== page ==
The US Food and Drug Administration (FDA) has approved Takeda’s Fruzaqla (fruquintinib) for patients with metastatic colorectal cancer (mCRC) who have undergone previous treatment.
The patients would also have been treated with an anti-vascular endothelial growth factor (VEGF) therapy and, where appropriate, an anti-epidermal growth factor receptor (EGFR) therapy, according to an 8 November press release.
Fruzaqla was approved for use in China by the National Medical Products Administration (NMPA) in September 2018, where it is sold by Hutchmed (formerly known as Chi-Med) under the brand name Elunate. The drug is currently under review for marketing authorisation by the European Medicines Agency (EMA).
The FDA based its approval on two Phase III trials – the international FRESCO-2 study and the China-based FRESCO study. The trials compared previously treated mCRC patients who received Fruzaqla plus best supportive care compared to previously treated mCRC patients who received placebo plus best supportive care.
Results from FRESCO-2 demonstrated improvement in overall survival and progression-free survival, meeting its primary and secondary endpoints. The FRESCO trial also met its efficacy endpoints. Both trials showed consistent safety profiles.
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The most common adverse reactions patients experienced were hypertension, hand-foot skin reactions, proteinuria, and dysphonia. Fruzaqla treatment also led to abdominal pain, diarrhoea, and asthenia.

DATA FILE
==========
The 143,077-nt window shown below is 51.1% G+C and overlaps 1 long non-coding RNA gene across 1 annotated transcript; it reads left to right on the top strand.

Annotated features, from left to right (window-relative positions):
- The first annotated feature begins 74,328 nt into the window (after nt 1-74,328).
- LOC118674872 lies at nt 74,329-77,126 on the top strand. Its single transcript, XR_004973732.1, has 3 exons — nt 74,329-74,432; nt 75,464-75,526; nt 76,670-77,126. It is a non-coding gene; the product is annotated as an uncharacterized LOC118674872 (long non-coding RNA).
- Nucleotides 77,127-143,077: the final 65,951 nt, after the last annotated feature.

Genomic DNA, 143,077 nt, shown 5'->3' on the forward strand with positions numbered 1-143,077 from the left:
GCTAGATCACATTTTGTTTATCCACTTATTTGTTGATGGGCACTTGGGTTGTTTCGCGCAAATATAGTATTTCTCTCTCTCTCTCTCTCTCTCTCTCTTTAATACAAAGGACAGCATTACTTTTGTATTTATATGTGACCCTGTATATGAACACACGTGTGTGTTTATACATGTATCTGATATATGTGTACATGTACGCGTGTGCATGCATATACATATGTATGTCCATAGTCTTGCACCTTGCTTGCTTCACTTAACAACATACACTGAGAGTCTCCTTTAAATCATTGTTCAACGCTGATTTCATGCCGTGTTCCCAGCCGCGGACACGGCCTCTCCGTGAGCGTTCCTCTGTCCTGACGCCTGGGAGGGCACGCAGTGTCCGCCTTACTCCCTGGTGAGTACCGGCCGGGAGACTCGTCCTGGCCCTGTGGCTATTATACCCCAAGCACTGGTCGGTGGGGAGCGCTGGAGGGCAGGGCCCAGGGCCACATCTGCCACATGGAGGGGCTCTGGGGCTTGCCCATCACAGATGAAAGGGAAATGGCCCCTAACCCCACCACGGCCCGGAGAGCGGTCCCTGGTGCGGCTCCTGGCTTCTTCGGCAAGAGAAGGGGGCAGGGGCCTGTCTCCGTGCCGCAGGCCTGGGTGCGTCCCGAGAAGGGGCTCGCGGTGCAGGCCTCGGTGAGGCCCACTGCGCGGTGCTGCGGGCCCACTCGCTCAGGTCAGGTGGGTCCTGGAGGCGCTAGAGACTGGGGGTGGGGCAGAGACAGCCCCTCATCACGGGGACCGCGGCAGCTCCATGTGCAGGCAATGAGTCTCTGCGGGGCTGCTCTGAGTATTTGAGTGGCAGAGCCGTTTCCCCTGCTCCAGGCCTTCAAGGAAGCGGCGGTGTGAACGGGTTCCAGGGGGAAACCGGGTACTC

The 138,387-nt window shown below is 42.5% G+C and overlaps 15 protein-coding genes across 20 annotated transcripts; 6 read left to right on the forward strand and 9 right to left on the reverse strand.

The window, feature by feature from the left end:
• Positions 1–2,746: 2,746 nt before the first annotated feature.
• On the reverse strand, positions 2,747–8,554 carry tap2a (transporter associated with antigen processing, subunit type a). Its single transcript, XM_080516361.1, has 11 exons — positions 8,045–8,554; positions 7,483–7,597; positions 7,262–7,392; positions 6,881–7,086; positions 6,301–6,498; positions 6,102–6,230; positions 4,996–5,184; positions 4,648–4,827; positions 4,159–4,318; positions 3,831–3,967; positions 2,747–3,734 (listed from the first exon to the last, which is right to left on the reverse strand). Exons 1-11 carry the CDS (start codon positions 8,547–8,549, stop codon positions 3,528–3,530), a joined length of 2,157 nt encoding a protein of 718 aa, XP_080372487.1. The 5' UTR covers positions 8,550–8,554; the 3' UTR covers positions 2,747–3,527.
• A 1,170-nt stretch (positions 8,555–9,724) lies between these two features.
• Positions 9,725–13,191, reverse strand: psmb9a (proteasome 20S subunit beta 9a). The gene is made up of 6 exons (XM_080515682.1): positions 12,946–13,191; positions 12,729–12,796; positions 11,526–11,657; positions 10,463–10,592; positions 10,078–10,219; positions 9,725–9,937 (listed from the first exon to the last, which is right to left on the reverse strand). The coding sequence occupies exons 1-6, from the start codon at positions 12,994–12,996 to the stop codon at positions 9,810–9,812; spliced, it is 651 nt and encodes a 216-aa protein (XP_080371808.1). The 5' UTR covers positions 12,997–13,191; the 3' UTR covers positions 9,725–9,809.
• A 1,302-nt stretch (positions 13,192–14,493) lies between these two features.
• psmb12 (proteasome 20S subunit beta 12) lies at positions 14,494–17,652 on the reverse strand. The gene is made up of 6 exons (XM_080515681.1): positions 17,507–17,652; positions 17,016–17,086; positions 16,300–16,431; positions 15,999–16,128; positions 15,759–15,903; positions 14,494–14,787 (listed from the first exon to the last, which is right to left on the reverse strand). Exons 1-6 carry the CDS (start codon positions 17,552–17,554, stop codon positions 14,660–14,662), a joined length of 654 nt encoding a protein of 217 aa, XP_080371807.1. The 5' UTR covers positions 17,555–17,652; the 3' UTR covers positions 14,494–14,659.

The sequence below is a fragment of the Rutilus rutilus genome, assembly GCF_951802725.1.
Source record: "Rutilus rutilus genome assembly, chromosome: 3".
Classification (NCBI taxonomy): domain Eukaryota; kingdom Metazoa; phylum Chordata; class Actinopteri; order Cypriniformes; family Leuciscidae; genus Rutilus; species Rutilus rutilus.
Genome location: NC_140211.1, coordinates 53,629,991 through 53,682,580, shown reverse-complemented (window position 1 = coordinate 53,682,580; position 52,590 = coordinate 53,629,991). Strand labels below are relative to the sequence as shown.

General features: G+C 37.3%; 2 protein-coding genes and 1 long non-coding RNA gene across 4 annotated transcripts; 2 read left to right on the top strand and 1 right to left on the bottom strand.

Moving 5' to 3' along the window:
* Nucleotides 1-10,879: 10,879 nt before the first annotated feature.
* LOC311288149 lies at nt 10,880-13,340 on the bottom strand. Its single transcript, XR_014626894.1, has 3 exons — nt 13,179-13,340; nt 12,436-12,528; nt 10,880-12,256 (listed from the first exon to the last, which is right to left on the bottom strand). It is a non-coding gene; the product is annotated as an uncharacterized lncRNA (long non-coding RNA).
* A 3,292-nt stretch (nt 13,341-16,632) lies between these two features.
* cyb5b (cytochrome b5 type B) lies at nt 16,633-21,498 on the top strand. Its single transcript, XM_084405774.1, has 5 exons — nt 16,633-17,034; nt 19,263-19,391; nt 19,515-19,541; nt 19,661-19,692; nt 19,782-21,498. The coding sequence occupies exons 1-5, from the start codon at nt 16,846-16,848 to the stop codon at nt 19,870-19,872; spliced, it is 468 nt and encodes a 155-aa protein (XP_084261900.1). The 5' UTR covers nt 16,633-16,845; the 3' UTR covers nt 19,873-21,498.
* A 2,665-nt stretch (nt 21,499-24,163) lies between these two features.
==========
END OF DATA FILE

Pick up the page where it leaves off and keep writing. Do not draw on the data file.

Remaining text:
Fruzaqla is a tyrosine kinase inhibitor of VEGF-1,2, and 3. Fruzaqla inhibits all three VEGF receptor kinases, blocking the activity of these factors known to play a key role in tumorigenesis. According to Takeda, the drug is the first and only selective inhibitor of all three kinases to be approved in the US for previously treated mCRC regardless of biomarker status.
The World Health Organization states that colorectal cancer is the second leading cause of cancer-related deaths worldwide. In the US, it is estimated that around 153,000 individuals will be diagnosed with colorectal cancer in 2023.
Takeda’s global oncology business united president Teresa Bitetti said: “There is a pressing need for new treatments for individuals with metastatic colorectal cancer, who have had limited options and continue to face poor outcomes.
Fruzaqla is the first novel chemotherapy-free treatment option approved for patients in the US regardless of biomarker status in more than a decade.”